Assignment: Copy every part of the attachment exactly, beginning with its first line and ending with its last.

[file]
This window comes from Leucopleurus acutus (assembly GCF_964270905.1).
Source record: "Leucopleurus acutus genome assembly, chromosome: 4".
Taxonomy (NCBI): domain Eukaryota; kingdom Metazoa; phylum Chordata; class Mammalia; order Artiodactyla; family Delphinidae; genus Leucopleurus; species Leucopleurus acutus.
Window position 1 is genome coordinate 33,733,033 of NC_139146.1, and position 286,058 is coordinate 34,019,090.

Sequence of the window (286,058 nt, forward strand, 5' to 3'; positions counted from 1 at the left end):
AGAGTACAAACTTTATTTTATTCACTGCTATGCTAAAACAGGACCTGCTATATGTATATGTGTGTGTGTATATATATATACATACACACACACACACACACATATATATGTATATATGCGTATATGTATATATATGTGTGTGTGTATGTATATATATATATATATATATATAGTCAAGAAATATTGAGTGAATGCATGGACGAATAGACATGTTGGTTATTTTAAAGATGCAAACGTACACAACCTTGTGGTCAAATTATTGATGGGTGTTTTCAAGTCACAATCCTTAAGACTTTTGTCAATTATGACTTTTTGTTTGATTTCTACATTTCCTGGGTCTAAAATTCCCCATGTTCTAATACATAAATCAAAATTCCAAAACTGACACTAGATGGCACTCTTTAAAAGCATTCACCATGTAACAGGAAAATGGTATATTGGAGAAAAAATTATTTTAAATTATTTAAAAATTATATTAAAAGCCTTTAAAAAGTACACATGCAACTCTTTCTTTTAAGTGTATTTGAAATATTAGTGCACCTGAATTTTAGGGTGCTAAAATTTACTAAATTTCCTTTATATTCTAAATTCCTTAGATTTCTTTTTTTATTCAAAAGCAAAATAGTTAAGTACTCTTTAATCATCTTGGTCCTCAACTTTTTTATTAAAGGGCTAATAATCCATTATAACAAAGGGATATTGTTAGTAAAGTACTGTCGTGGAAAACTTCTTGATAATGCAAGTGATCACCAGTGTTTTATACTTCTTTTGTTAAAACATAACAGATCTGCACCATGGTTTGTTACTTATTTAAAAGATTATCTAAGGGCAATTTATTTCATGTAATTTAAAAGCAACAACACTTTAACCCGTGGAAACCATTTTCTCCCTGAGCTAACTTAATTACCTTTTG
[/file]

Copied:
This window comes from Leucopleurus acutus (assembly GCF_964270905.1).
Source record: "Leucopleurus acutus genome assembly, chromosome: 4".
Taxonomy (NCBI): domain Eukaryota; kingdom Metazoa; phylum Chordata; class Mammalia; order Artiodactyla; family Delphinidae; genus Leucopleurus; species Leucopleurus acutus.
Window position 1 is genome coordinate 33,733,033 of NC_139146.1, and position 286,058 is coordinate 34,019,090.

Sequence of the window (286,058 nt, forward strand, 5' to 3'; positions counted from 1 at the left end):
AGAGTACAAACTTTATTTTATTCACTGCTATGCTAAAACAGGACCTGCTATATGTATATGTGTGTGTGTATATATATATACATACACACACACACACACACATATATATGTATATATGCGTATATGTATATATATGTGTGTGTGTATGTATATATATATATATATATATATAGTCAAGAAATATTGAGTGAATGCATGGACGAATAGACATGTTGGTTATTTTAAAGATGCAAACGTACACAACCTTGTGGTCAAATTATTGATGGGTGTTTTCAAGTCACAATCCTTAAGACTTTTGTCAATTATGACTTTTTGTTTGATTTCTACATTTCCTGGGTCTAAAATTCCCCATGTTCTAATACATAAATCAAAATTCCAAAACTGACACTAGATGGCACTCTTTAAAAGCATTCACCATGTAACAGGAAAATGGTATATTGGAGAAAAAATTATTTTAAATTATTTAAAAATTATATTAAAAGCCTTTAAAAAGTACACATGCAACTCTTTCTTTTAAGTGTATTTGAAATATTAGTGCACCTGAATTTTAGGGTGCTAAAATTTACTAAATTTCCTTTATATTCTAAATTCCTTAGATTTCTTTTTTTATTCAAAAGCAAAATAGTTAAGTACTCTTTAATCATCTTGGTCCTCAACTTTTTTATTAAAGGGCTAATAATCCATTATAACAAAGGGATATTGTTAGTAAAGTACTGTCGTGGAAAACTTCTTGATAATGCAAGTGATCACCAGTGTTTTATACTTCTTTTGTTAAAACATAACAGATCTGCACCATGGTTTGTTACTTATTTAAAAGATTATCTAAGGGCAATTTATTTCATGTAATTTAAAAGCAACAACACTTTAACCCGTGGAAACCATTTTCTCCCTGAGCTAACTTAATTACCTTTTG